When this mom is bragging about her child walking at 8 months and that one is boasting about her child reading at three years-old, it can be hard not to lie to try to make yourself look like a better mom. It can also get out of hand pretty quickly...and ridiculous even faster.
As Circle of Moms member Veronica K. points out, sometimes all it takes is for one mom to say her kid can swim a lap in the pool for another mom to shoot back , “well my kid can swim the Atlantic Ocean and back, in less than 2 hours, beat that!”
Both moms know it’s not true, but neither are willing to give up the lie. It’s one of those lies moms know we’re telling each other to feel like better moms. Lies like these three:
Lie #1: "My child sleeps through the night."
If people would stop asking “When did yours start sleeping all night?” we’d stop telling this lie. My older son didn’t sleep through the night until he was nearly four, but I rarely told people. Like mom Shauna D. shared, I too, “felt bad when people asked me if he was sleeping through the night.”
Instead, I did what new mother Shell R. did. I tried to figure out the minimum number of hours needed to legitimately claim that your child is sleeping through the night. You’d be surprised how few hours actually qualifies when you’re trying to convince other moms your child is sleeping through!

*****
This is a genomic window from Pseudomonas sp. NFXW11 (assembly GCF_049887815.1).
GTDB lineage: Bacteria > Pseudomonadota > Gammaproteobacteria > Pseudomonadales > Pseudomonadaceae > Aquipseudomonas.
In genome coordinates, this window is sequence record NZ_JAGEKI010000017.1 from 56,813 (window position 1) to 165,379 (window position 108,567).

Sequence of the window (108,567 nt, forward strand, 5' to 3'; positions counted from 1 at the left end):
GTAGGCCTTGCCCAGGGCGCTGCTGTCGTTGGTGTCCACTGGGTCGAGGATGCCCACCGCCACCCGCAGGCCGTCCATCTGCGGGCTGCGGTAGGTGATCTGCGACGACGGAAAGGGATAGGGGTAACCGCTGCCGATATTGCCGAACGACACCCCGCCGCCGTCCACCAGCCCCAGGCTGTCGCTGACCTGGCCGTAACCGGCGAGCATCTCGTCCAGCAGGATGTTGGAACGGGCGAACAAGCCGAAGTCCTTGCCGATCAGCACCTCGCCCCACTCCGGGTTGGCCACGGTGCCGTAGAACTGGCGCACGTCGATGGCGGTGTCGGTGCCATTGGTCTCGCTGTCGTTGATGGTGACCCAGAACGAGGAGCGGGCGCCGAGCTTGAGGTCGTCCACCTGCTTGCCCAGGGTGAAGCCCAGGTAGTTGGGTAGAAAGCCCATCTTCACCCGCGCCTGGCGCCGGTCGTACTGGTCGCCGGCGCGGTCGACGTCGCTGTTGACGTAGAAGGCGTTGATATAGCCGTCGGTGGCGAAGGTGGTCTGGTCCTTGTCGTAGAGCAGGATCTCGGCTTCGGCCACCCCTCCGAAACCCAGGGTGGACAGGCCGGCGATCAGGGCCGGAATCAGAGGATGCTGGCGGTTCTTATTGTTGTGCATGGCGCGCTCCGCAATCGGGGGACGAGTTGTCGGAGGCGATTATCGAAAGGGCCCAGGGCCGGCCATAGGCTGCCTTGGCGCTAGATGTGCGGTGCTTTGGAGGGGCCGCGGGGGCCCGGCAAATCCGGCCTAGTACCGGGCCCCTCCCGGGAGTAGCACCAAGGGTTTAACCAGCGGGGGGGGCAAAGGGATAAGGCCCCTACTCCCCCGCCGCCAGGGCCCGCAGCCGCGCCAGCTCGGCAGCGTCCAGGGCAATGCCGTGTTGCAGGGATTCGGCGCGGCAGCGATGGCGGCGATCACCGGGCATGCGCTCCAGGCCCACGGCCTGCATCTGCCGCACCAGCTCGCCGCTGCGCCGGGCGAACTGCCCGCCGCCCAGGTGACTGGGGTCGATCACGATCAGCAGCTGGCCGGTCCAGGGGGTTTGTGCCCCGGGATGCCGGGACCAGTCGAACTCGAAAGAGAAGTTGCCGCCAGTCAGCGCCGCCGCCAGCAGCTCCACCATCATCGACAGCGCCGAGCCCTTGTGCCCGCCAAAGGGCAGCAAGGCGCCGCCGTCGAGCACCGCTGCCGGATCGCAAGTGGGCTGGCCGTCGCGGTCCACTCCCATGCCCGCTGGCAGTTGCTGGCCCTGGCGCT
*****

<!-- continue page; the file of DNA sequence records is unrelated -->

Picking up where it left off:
Lie #2: "My child doesn’t watch TV."
Granted, for some moms, this isn’t a lie. But for most of us, it is laughably blatant one. But the urgings of organizations like the American Academy of Pediatrics, who instruct us not to let our children watch TV before they’re three, feed the mom-competition and make us all round down. Way down.
Circle of Moms member Katherine C. confesses that her biggest “parenting whopper” is that she doesn't allow her kids to watch more than six hours of TV a week. Mother-of-two J.L. doesn’t tell this exact lie, but is tongue-in-cheek about what letting her children watch TV before the age of three says about her as a parent:
“Oh, my, I must be a horrible mother,” she says with an LOL. (She adds that “so far neither of them has suffered a bit.”)
Lie #3: "He must be exhausted! He never behaves like this."
I’ve used this lie more than once to explain a tantruming child (sometimes it’s easier than explaining an Asperger-related meltdown). And other moms have been gracious enough to pretend to believe me.
But it’s not always ease or embarrassment that prompts us to use exhaustion or changes in routine to explain unexpected behavior; sometimes it’s expectations. As mom Nikki S. explains, “There are times that I have lied about my daughter's behavior, only because I have very different expectations than my friends and family do.”
Should We Stop Telling “Mom” Lies?
Some moms think the lying is more ridiculous than the lies. Member Meghan A. just lays it on the line about herself and her son, readily sharing their shortcomings: “Sometimes I do use TV as a babysitter, he is the worst sleeper I have ever met [and] some days he hardly eats.”
Maybe Meghan has the right idea. Because, no matter how much you think other moms understand the lying game, there are always going to be mothers like Dawn D., who calls herself gullible. ”I believe the lies," she says, "because I don't understand why people lie about these things.”
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